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|Title:||Cancer patients' preferences for written prognostic information provided outside the clinical context|
|Authors:||Davey HM; Butow PN; Armstrong BK|
|Categories:||Cancer Control, Survivorship, and Outcomes Research - Surveillance|
|Keywords:||Adaptation,Psychological; diagnosis; Female; Humans; Information Services; Middle Aged; Neoplasms; pathology; Patient Education; Patient Satisfaction; Physician-Patient Relations; Adult; Prognosis; Psychometrics; Public Health; relative survival; Research Support,Non-U.S.Gov't; survival; therapy; Truth Disclosure; Writing; Aged; Aged,80 and over; analysis; Australia; cancer; CLEAR; Communication|
|Journal Title:||British Journal of Cancer|
|Page number start:||1450|
|Page number end:||1456|
|Abstract:||Cancer patients' preferences for written prognostic information independent of the clinical context have not previously been investigated. This study aimed to assist a state cancer organisation to provide information to patients by assessing patients' understanding of statistical information; eliciting their preferences for framing, content and presentation; and assessing the acceptability of a card sort for obtaining preferences. With the exception of conditional and relative survival, initial difficulties in understanding statistical concepts were improved with a plain language explanation. Analysis of the interview transcripts revealed that participants generally supported the provision of written information about survival in booklets and on the Internet. They wanted positive, relevant and clear information. Participants said that the use of, and preferences for, this information would be affected by a patient's age, time since diagnosis, ability to cope with having cancer and the perceived credibility of the information source. They found the card sort acceptable, saying it made the assessment of understanding and selection of preferences easy. This study has identified two fundamental, and sometimes conflicting, factors underlying patients' preferences: the communication of hope and the need to understand information it has also identified patient characteristics thought to influence preferences. These factors and characteristics need to be taken into account when developing written prognostic information for patients|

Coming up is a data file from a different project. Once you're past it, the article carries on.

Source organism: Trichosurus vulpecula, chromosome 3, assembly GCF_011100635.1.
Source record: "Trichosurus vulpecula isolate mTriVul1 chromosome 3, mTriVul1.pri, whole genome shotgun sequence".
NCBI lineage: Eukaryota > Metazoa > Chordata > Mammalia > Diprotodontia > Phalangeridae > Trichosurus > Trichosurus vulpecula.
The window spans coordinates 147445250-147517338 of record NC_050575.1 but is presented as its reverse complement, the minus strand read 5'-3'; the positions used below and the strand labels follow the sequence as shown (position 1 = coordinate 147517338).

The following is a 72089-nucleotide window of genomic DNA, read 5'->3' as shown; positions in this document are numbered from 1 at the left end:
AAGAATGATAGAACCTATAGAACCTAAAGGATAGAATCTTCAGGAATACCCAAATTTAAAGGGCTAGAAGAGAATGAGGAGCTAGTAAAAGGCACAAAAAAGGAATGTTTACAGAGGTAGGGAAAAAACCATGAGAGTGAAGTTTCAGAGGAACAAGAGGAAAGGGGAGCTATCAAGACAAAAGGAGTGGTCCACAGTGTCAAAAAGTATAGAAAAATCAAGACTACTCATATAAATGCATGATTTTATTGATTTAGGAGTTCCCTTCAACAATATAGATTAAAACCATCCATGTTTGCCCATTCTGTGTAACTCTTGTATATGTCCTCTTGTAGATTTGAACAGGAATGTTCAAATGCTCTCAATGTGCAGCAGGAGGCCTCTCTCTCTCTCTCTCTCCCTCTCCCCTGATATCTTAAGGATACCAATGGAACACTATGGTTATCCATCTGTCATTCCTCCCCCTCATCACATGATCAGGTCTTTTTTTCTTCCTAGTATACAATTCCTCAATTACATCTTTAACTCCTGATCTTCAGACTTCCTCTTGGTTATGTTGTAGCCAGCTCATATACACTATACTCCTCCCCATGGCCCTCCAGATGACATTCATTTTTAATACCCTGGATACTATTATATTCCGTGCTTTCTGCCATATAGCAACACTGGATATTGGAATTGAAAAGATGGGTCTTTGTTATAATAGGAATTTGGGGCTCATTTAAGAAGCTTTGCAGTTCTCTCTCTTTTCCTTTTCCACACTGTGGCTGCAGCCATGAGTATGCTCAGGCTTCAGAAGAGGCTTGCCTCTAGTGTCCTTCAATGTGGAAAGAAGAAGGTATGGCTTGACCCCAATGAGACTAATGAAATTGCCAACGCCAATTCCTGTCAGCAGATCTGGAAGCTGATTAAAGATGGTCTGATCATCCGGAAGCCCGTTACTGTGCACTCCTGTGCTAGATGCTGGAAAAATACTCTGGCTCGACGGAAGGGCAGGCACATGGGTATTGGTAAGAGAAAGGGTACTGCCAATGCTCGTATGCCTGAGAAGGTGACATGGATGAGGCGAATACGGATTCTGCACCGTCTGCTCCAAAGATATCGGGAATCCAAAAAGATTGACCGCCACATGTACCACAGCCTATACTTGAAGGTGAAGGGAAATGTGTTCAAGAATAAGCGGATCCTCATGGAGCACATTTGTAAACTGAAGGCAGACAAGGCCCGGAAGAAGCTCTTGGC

|Programme:||Health Services Research|
|Division:||Cancer Research Division|
|Appears in Collections:||Research Articles|
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